Asian parents who come from a background of scarcity will often show love through their ability to provide for their children. In my family’s circumstances, there was a time when food meant the difference between life and death. Like Ai, my upbringing is filled with memories of love expressed through food—I also discovered that my mother’s apparent fondness for pizza crusts was an act to temper our guilt over leaving leftovers.

One of my favourite quotes is from Chapter 3: “There's such a fine line between memory and imagination, isn’t there. Like you said, wonderland feels like a place I’ve physically been to. Yet unlike a real place I don’t have means to commemorate my visit, not a single photograph or memento”. This quote perfectly captured how I, as a book lover, feel about reading. The magical escapism books can provide, so much so that you forget they are fiction. Are there any books you read as a child or more recently that have stayed with you so vividly that you feel as though they transcend fiction? And is there a fictional world that you would love to travel to in real life?

I love the way a book can transport you beyond the boundaries of reality. As the quote suggests, the fine line between memory and imagination blurs as books create worlds so vivid they feel tangible. As a child, I was captivated by Narnia, drawn to the idea that a magical world could be hidden within such an ordinary object. I loved being immersed in these fantastical worlds where I could safely participate without prejudice.

The story begins with Tin and Ai sat together on the beach in the year 2000 before flashing back to their last year of high school in 1997. Did you write the prologue before or after the main body of the book and was this always where you expected their character’s stories to end up?

The prologue, depicting Tin and Ai on the beach, struck me one morning as I sat at my kitchen table where I usually write. Through numerous revisions, this prologue remained almost unchanged, serving as the cornerstone around which the narrative was built.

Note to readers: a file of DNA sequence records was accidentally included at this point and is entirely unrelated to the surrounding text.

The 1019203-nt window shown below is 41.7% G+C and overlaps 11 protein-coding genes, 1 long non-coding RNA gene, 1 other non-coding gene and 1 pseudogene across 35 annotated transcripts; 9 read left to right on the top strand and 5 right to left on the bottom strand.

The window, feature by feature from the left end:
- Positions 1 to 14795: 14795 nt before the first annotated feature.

A recurring theme throughout the book is memories with the opening line being - “what comes first, the photograph or the memory” - such an interesting idea to consider. What does this idea mean to you and what inspired you to make memories a recurring theme throughout the story?

I began writing “Others Were Emeralds” during the pandemic when I was feeling nostalgic for my youth. In New Zealand, we had one of the strictest lockdowns in the world, and for the first time, I couldn’t freely visit my hometown. As the manuscript developed, the intention was to complete my research at the local library and review some notebooks from my childhood. However, the lockdown continued for much longer than anticipated, and I finished the book mainly from memory.

You are of course a published poet - how do you go about applying your skills to writing a novel and what was your typical day-to-day writing process when working on Others Were Emeralds?

Transitioning to fiction from poetry has always felt like a natural progression. I usually write in the morning, either in my studio or at my kitchen table. There are days when I can effortlessly get down a thousand words, while on others, I can spend the entire time trying to perfect a single sentence.

And finally, what is the main message you would like readers to take away from the story and its characters?

Through “Others Were Emeralds,” I wanted to give my readers a window into the life of a second-generation immigrant navigating a seminal time in Australia’s history. The story underscores the importance of compassion and understanding for those who share similar journeys. It’s a reminder that we all carry stories, histories, and emotions that deserve recognition and empathy.

Others Were Emeralds

Novelist and poet Lang Leav was born in a refugee camp when her family were fleeing the Khmer Rouge Regime. She spent her formative years in Sydney, Australia, in the predominantly migrant town of Cabramatta. Among her many achievements, Lang is the winner of a Qantas Spirit of Youth Award, Churchill Fellowship and Goodreads Reader’s Choice Award.

Lang has been featured on CNN, SBS Australia, Intelligence Squared UK, Radio New Zealand and in various publications, including Vogue, Newsweek, the Straits Times, the Guardian, and the New York Times.

Lang's Instagram: @langleav